Treating Muay Thai and MMA Shin Injuries
In muay thai and MMA, we kick and block with our shins, so they tend to take a beating. Bruises, swelling, and hematomas, are common for practitioners. Knowing how to prevent and treat shin injuries is important to staying healthy and being able to regularly train hard.
Preventing Shin Injuries
An ounce of prevention really is worth a pound of cure. To start, always warm up before you start kicking things. Once you're adequately warmed up, take the first round at an easy pace . . . don't start blasting immediately. You want to give your shins time to adjust.
Know your limits. If you've only been training a couple months, don't kick the heavy bag as hard as you can. Your shin is not properly conditioned or ready for this. Avoid bare shin-on-shin contact and do not buy into shin conditioning gimmicks. Beating your shins with hard objects will only hurt them. Real shin conditioning is a gradual process.
Elevating your legs for 5 to 10 minutes after training can be very helpful for preventing muscle soreness and minimizing bruising. During training, large volumes of blood are pumped to your legs. Elevating them allows the blood and waste products to drain out.
Treating Shin Bruises
Bruises occur when you break small blood vessels underneath your skin. The dark marking of a bruise is actually blood. Small bruises that are not painful require no real attention, and you can continue training normally. Small bruises usually take 3 to 5 days to clear.
For bruises that are larger and painful, you will want to take it easy and avoid contact to the area. Icing your shin immediately after you sustain the injury will help to prevent bruising. The faster you can get ice on your shin injury, the more it will help. When you ice your shin, put a paper towel down first, do not put ice directly on your skin. Ice for 20 minutes, then remove and let sit for 1 hour. Repeat as necessary. This will be helpful for the first couple days after sustaining the injury.
For severe shin bruising, allow no contact to the area. Let the bruising fully heal before you begin kicking again. Use ice as described above for the first couple days. After this, warm baths with Epsom salt will be helpful. 2 cups of Epsom salt in a hot bath alleviates bruising, as well as general muscle soreness and inflammation.
If the bruising does not get better or is extremely painful, see a doctor. You may have a more serious injury.
Shin Swelling and Hematomas
Sometimes your shins will not only bruise, they will also swell or develop lumps known as hematomas. When you have swelling or hematomas, do not allow contact on your shins. Ice the area as described above until the swelling or hematoma subsides. Large hematomas can take as long as a month or two before they go down fully. Compresses with Epsom salt will also help swelling and hematomas.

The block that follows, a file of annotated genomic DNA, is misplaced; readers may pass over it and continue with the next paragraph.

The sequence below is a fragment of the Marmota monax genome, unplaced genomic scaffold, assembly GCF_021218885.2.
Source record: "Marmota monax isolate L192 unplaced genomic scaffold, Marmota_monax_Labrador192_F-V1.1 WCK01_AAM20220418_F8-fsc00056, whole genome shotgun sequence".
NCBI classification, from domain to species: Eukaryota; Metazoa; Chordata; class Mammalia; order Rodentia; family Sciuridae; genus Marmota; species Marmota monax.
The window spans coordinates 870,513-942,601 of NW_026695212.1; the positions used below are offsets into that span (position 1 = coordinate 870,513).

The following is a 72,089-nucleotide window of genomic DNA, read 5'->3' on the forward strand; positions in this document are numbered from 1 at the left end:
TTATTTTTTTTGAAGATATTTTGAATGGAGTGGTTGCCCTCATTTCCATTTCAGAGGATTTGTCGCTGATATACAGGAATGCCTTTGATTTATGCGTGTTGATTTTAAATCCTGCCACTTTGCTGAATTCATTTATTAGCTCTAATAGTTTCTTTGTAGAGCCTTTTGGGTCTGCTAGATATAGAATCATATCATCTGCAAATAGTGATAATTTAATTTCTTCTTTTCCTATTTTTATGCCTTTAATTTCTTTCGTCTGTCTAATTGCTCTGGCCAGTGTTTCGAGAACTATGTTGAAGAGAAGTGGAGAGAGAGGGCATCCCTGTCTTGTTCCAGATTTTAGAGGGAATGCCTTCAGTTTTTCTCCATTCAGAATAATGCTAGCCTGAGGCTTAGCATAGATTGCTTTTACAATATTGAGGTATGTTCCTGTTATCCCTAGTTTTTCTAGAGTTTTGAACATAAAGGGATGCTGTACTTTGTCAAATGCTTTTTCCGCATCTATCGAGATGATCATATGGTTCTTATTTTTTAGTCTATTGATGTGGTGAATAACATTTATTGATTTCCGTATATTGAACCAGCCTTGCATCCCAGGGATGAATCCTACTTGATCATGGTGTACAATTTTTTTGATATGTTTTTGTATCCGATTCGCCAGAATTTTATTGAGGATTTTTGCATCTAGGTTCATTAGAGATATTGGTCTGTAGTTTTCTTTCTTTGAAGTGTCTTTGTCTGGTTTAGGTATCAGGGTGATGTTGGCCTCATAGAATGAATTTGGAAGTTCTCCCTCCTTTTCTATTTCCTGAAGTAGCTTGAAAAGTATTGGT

If the swelling or hematoma does not begin to go down or is extremely painful, see a doctor. This could mean you have a more serious underlying injury to your shin.
Dit Da Jow
Dit da jow is an ancient Chinese herbal rub. It prevents and alleviates bruises as well as swelling and hematomas. It can also help treat sore muscles or tendon/ligament injuries. Think of dit da jow as healing in a bottle. Chinese iron body practitioners used it to help with body conditioning.
Dit da jow is fantastic for helping with shin conditioning. It is also an amazing treatment for shin bruises and all other impact injuries. Applying it before you train and immediately after will prevent almost all impact injuries and bruising. It will also rapidly accelerate healing of existing injuries.
If you seriously train muay thai or MMA, you should use dit da jow. I recommend Plumdragon herbs. Their jows are extremely effective and very reasonably priced. The customer service is also excellent.
To limit shin bruising, swelling, and hematomas, ice your shins as quickly after an injury as you can. Elevating your legs after training will help with general soreness and mild bruising. Epsom salt compresses and baths will help alleviate bruising as well as swelling. Dit da jow is like magic.
This content is accurate and true to the best of the author’s knowledge and does not substitute for diagnosis, prognosis, treatment, prescription, and/or dietary advice from a licensed health professional. Drugs, supplements, and natural remedies may have dangerous side effects. If pregnant or nursing, consult with a qualified provider on an individual basis. Seek immediate help if you are experiencing a medical emergency.